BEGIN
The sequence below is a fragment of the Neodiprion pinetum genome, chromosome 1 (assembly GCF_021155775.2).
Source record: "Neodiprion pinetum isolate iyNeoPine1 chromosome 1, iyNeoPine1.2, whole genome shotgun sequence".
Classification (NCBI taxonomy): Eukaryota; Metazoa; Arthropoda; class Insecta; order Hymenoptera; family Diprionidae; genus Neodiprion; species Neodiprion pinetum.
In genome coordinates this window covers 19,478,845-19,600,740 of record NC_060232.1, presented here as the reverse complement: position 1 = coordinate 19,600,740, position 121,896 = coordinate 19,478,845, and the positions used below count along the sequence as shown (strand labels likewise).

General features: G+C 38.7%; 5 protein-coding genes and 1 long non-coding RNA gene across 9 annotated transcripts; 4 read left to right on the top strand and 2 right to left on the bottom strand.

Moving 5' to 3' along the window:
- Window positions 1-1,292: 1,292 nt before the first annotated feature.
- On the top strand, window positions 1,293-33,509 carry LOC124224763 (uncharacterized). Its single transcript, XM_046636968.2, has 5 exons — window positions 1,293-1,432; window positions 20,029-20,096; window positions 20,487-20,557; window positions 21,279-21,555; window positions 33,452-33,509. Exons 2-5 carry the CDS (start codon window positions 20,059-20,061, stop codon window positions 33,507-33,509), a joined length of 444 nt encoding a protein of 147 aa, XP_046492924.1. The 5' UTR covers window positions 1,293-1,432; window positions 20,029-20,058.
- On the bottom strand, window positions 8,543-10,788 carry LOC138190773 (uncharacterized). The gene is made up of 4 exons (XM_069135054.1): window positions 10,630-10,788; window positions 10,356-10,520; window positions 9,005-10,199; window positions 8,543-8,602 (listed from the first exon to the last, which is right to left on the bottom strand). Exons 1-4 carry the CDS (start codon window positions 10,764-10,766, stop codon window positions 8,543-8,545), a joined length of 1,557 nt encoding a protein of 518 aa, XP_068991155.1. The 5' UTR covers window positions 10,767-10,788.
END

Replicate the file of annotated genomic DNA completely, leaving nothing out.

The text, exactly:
The sequence below is a fragment of the Neodiprion pinetum genome, chromosome 1 (assembly GCF_021155775.2).
Source record: "Neodiprion pinetum isolate iyNeoPine1 chromosome 1, iyNeoPine1.2, whole genome shotgun sequence".
Classification (NCBI taxonomy): Eukaryota; Metazoa; Arthropoda; class Insecta; order Hymenoptera; family Diprionidae; genus Neodiprion; species Neodiprion pinetum.
In genome coordinates this window covers 19,478,845-19,600,740 of record NC_060232.1, presented here as the reverse complement: position 1 = coordinate 19,600,740, position 121,896 = coordinate 19,478,845, and the positions used below count along the sequence as shown (strand labels likewise).

General features: G+C 38.7%; 5 protein-coding genes and 1 long non-coding RNA gene across 9 annotated transcripts; 4 read left to right on the top strand and 2 right to left on the bottom strand.

Moving 5' to 3' along the window:
- Window positions 1-1,292: 1,292 nt before the first annotated feature.
- On the top strand, window positions 1,293-33,509 carry LOC124224763 (uncharacterized). Its single transcript, XM_046636968.2, has 5 exons — window positions 1,293-1,432; window positions 20,029-20,096; window positions 20,487-20,557; window positions 21,279-21,555; window positions 33,452-33,509. Exons 2-5 carry the CDS (start codon window positions 20,059-20,061, stop codon window positions 33,507-33,509), a joined length of 444 nt encoding a protein of 147 aa, XP_046492924.1. The 5' UTR covers window positions 1,293-1,432; window positions 20,029-20,058.
- On the bottom strand, window positions 8,543-10,788 carry LOC138190773 (uncharacterized). The gene is made up of 4 exons (XM_069135054.1): window positions 10,630-10,788; window positions 10,356-10,520; window positions 9,005-10,199; window positions 8,543-8,602 (listed from the first exon to the last, which is right to left on the bottom strand). Exons 1-4 carry the CDS (start codon window positions 10,764-10,766, stop codon window positions 8,543-8,545), a joined length of 1,557 nt encoding a protein of 518 aa, XP_068991155.1. The 5' UTR covers window positions 10,767-10,788.